Industrial mix effect = (base year employment in local industrial sector X) × (the national average growth rate for sector X − the national average growth rate for all sectors)

3. Competitive effect shows how industrial groups in the locality performed relative to those groups at national averages. It is based on the assumption that for the same industry groups, sometimes the locality may not follow the national trends with the same magnitude. This is due to the locality having a comparative advantage in terms of natural resource base, labor resources, and so forth. To calculate this component, base year employment in each local industrial sector is multiplied by the difference between the local sector growth rate and the national average growth rate for that sector. A positive competitive share component suggests that the locality increased its share employment in that industry, and a negative competitive share component means the opposite.

Competitive effect = (base year employment in local industrial sector X) × (the local growth rate for sector X − the national average growth rate for sector X)

An example of how to calculate the shift-share components for changes in New Mexico employment is provided in Tables 1 through 6. In summary, during the period from 2010 through 2015, New Mexico increased its number of jobs by 3.32% (Table 2) vs. 9.02% for the U.S. (Table 1). Shift-share analysis components of New Mexico’s employment gain include 272% due to the national effect, -30% due to the industry mix effect, and -142% due to New Mexico’s competitive effect (Table 6). During the 2010–2015 period, New Mexico had a competitive advantage over the U.S. in several sectors, including farming; forestry, fishing, and related activities; and mining, quarrying, and oil and gas extraction (Table 6).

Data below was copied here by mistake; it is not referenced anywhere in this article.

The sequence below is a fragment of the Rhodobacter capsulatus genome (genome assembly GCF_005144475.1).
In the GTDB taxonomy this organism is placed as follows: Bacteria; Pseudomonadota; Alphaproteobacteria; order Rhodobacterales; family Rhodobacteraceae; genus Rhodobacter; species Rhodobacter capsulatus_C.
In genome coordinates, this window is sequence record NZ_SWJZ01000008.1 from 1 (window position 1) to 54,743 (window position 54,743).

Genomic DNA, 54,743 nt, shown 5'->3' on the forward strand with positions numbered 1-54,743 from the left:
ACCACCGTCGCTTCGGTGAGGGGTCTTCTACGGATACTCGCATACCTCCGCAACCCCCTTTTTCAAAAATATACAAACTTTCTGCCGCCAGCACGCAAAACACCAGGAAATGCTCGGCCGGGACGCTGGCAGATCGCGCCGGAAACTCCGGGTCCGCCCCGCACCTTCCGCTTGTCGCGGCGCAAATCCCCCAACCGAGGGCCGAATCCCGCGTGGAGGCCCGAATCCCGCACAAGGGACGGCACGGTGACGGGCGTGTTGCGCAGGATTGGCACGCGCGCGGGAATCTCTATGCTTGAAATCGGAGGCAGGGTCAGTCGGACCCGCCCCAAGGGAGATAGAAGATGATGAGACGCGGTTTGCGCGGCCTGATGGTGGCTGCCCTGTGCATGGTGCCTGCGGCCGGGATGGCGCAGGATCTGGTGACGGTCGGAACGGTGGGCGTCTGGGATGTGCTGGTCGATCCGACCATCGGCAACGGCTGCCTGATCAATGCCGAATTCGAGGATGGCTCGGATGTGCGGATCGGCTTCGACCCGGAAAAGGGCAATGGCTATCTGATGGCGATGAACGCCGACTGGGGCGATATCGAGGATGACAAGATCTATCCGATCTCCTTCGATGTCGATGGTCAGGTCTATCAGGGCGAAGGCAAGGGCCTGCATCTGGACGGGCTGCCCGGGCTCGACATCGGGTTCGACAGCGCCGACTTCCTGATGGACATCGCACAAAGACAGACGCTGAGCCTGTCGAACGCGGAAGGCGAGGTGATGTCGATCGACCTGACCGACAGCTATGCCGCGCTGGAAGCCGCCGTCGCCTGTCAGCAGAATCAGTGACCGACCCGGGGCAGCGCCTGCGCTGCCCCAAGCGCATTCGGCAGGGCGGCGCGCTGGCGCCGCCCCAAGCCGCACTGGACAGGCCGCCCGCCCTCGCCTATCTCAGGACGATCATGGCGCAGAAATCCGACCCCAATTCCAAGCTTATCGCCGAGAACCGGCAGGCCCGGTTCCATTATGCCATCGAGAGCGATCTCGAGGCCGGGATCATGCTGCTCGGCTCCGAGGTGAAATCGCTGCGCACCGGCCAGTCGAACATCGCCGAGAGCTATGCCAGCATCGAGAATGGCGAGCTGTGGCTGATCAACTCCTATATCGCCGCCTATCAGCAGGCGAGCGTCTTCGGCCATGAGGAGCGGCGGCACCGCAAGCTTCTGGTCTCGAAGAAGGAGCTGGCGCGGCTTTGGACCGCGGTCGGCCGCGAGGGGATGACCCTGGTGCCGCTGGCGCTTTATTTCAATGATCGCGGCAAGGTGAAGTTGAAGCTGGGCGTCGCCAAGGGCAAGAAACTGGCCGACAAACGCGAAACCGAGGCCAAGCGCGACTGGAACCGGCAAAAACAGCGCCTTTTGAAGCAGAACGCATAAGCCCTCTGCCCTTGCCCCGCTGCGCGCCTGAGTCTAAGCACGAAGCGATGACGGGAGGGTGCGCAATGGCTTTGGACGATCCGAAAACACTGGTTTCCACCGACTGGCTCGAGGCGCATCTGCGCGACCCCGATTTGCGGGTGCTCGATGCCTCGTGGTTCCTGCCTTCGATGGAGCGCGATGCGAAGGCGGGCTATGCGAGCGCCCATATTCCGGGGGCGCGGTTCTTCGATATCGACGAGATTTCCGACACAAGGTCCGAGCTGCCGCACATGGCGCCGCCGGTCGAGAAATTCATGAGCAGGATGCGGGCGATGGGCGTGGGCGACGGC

Table 1. BEA Employment Data for the United States

Employment category

2010 jobs

2015 jobs

Percent change

Farm employment

2,636,000

2,642,000

0.23%

Forestry, fishing, and related activities

855,400

962,000

11.08%

Mining, quarrying, and oil and gas extraction

1,268,000

1,504,600

15.73%

Utilities

582,200

588,500

1.07%

Construction

8,793,700

9,948,900

11.61%

Manufacturing

12,102,900

13,091,200

7.55%

Wholesale trade

6,024,000

6,785,600

11.22%

Retail trade

17,591,600

19,149,000

8.13%

Transportation and warehousing

5,474,200

6,605,300

17.12%

Information

3,222,600

3,376,600

4.56%

Finance and insurance

9,202,400

9,645,700

4.60%

Real estate and rental and leasing

7,697,000

8,727,200

11.80%

Professional, scientific, and technical services

11,755,800

13,242,900

11.23%

Management of companies and enterprises

2,019,400

2,431,800

16.96%

Administrative, support, waste management, and remediation services

10,402,200

12,022,900

13.48%

Educational services

4,089,900

4,662,000

12.27%

Health care and social assistance

19,089,900

21,309,800

10.42%

Arts, entertainment, and recreation

3,788,400

4,289,000

11.67%